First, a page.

There were over half a hundred presentations made at the 2009 International Conference on Climate Change today, and here are some quick picks from just a few of them.
Competitive Enterprise Institute Senior Fellow Chris Horner explained how liberals could sneak Kyoto II through the Senate by changing it from a treaty to an executive agreement.
California Congressman Tom McClintock let Al Gore have it for “jetting around the world in a fleet of Gulfstream Fives to tell people they need to feel guilty about driving to work.”
Professor Arthur Robinson also had some fun with the Goracle’s nonsense, aided by hysterical excerpts from the chief-alarmist’s own movie, but then got down to the serious business of energy rationing and the subsequent loss of freedom it would bring.
CEI Senior Fellow Marlo Lewis on George W Bush’s 2006 State of the Union assertion that America is addicted to oil: As soon as someone comes up with a more efficient fuel source than oil, we’ll switch to it.
CEI director Myron Ebell -- who attended last week’s alarmist attempt to disrupt the Capitol Power Plant in DC holding a placard declaring “Celebrate Oil” -- said of the 2008 Presidential election: The BAD news is that Obama won the election and there are more Democrats in Congress. The GOOD news is that John McCain lost the election as he’s the biggest supporter of Cap and Trade in the Senate.
Norwegian geologist Tom Segalstad gave us a lesson in the dubious integrity of ice-core samples from which scientists deduce atmospheric CO2 history.
ICECAP’s Joe D’Aleo opened with data integrity issues but soon moved on to make an extremely compelling argument against the greenhouse effect and for three natural climate drivers: Oceans, Sol, and volcanoes.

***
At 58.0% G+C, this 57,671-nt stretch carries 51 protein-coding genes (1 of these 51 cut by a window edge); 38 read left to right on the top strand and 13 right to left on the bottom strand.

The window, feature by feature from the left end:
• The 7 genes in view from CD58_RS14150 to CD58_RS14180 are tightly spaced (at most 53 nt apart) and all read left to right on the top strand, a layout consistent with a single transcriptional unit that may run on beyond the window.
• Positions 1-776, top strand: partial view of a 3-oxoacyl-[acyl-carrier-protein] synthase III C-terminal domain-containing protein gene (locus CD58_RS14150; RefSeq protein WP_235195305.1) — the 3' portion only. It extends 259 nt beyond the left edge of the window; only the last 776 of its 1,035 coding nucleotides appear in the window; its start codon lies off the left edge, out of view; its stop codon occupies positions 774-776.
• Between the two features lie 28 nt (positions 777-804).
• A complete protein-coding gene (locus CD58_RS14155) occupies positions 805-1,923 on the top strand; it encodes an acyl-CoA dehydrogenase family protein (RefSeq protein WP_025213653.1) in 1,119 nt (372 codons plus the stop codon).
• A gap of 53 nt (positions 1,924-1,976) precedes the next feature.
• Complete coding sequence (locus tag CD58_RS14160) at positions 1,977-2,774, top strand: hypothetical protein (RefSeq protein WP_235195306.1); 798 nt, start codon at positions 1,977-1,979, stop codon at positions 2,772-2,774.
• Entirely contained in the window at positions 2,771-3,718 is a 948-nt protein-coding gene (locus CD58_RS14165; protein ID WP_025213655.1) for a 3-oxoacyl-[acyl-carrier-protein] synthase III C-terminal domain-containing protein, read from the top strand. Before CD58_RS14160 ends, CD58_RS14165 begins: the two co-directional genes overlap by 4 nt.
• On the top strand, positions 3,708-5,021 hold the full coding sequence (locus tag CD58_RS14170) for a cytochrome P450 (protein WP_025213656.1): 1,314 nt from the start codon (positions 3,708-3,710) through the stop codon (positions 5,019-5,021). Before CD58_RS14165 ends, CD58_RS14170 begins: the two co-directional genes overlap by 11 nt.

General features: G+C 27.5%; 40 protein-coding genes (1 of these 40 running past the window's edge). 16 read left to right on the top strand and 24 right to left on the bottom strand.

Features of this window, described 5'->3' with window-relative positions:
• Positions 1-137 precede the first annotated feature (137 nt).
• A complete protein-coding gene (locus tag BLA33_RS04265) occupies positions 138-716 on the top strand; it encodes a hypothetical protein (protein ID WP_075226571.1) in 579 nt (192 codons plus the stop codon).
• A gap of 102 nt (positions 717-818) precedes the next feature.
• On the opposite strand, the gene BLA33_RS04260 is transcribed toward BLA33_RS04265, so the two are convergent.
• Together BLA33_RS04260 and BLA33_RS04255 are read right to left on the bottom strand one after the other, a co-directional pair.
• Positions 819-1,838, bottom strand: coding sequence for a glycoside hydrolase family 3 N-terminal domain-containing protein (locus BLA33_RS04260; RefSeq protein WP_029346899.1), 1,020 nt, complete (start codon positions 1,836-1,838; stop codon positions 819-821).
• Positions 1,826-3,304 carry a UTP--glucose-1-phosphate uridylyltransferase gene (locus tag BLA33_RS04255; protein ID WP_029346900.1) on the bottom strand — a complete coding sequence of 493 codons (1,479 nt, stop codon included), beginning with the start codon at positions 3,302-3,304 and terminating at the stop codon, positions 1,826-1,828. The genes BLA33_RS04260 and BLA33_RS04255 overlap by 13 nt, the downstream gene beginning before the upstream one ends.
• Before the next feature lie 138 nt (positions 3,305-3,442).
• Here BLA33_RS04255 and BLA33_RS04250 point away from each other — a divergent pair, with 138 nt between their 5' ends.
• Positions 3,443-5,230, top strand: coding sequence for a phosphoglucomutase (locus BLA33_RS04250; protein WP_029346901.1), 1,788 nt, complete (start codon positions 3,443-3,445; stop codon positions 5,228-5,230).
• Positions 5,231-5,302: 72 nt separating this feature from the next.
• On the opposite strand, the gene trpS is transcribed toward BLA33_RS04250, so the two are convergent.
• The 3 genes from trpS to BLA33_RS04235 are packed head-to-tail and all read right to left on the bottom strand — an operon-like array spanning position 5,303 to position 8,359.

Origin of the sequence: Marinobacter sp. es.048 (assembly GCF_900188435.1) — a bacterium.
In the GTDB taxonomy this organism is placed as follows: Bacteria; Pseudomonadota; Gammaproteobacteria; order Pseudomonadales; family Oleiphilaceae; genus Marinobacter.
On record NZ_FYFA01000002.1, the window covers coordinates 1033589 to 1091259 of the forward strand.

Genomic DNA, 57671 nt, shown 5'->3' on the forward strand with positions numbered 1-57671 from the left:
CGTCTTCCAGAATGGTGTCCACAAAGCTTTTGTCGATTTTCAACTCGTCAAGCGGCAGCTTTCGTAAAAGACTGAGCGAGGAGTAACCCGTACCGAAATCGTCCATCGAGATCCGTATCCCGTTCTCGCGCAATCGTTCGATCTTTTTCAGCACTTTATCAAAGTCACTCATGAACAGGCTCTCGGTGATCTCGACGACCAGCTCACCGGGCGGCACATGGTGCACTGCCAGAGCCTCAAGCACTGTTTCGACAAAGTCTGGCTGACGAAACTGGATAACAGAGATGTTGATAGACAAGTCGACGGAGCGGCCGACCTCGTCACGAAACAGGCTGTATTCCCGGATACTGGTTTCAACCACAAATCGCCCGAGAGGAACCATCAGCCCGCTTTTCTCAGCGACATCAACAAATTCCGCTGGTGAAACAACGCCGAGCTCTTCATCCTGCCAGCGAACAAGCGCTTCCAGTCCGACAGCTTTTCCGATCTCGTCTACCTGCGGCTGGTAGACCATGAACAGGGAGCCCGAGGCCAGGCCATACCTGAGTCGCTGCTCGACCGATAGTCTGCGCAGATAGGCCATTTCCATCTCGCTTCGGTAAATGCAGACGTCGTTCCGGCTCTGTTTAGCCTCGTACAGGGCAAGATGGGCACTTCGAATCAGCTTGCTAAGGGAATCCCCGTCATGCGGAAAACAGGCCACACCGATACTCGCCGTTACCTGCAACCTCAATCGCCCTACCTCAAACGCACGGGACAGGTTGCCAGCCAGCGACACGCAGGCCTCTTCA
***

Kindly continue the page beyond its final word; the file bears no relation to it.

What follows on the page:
Ross Mckitrick blasted the idea of cap-and-trade systems based on predetermined carbon caps as betraying a complete lack of faith in their design. If the goal is to force down carbon output, he insists, then a “truth-based” floating cap determined by temperature is called for. Suggesting we force down caps regardless how temperatures react is a sign that they even they don’t believe their own rhetoric.
Dennis Avery reinforced his 1500 year climate cycle argument and its implications for the current warming period.
Dave Kreutzer shredded Cap & Trade and the farce that is “green jobs.”
Bennie Peiser, founder and proprietor of the fabulous CCNet, explained the political backlash European greenies are experiencing. It’s pretty bad -- Labor and green parties are seeing the amalgamation of the recession and green energy policies driving their core voters away.
WUWT’s Anthony Watts favored us once again with stories and photographs of misplaced Maximum-Minimum Temperature Systems (MMTS). He and his cohorts have photographed and analyzed 75% of the 1200 plus national weather stations, and the results range from bad to hysterically bad. One picture showed a station in Detroit Lakes, Minnesota where the thermometer was placed within feet of not one, but two air conditioner outlets. The fact this town reported temperature well above those of its neighbors didn’t seem to raise any red-flags with the good folks at NOAA.
Harrison "Jack" Schmitt, who once walked on the moon, had fun with the words of Senator Bill Nelson (D-FL), who said after flying on space shuttle Columbia in 1986 that he had “seen global warming” from up there.
Marc Morano offered a fast-paced Powerpoint show that included some great quotes on the subject, from absurdly alarming (“office blocks of the future could be modeled on termite nests”) to chillingly telling (French President Jacques Chirac’s confession that the Kyoto Protocol was "the first component of authentic global governance.")
Larry Solomon declared us an atypical audience, as he normally spreads the word to groups that don’t know “deniers” even exist. And he reported that many within those groups find their anxiety over “global warming” quickly eased once exposed to cogent skeptical facts.
And that, in a sun-toasted nutshell, is why we’re here, isn’t it?